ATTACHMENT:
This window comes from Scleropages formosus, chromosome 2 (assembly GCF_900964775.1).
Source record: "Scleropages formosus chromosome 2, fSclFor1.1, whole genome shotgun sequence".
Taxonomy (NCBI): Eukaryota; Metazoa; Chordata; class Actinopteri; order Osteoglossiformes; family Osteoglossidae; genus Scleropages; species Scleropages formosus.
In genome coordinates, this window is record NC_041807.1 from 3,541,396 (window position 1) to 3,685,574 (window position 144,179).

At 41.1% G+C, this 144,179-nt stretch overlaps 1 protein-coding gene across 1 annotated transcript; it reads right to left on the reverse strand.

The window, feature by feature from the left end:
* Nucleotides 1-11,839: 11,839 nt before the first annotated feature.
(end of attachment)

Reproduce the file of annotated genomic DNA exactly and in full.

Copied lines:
This window comes from Scleropages formosus, chromosome 2 (assembly GCF_900964775.1).
Source record: "Scleropages formosus chromosome 2, fSclFor1.1, whole genome shotgun sequence".
Taxonomy (NCBI): Eukaryota; Metazoa; Chordata; class Actinopteri; order Osteoglossiformes; family Osteoglossidae; genus Scleropages; species Scleropages formosus.
In genome coordinates, this window is record NC_041807.1 from 3,541,396 (window position 1) to 3,685,574 (window position 144,179).

At 41.1% G+C, this 144,179-nt stretch overlaps 1 protein-coding gene across 1 annotated transcript; it reads right to left on the reverse strand.

The window, feature by feature from the left end:
* Nucleotides 1-11,839: 11,839 nt before the first annotated feature.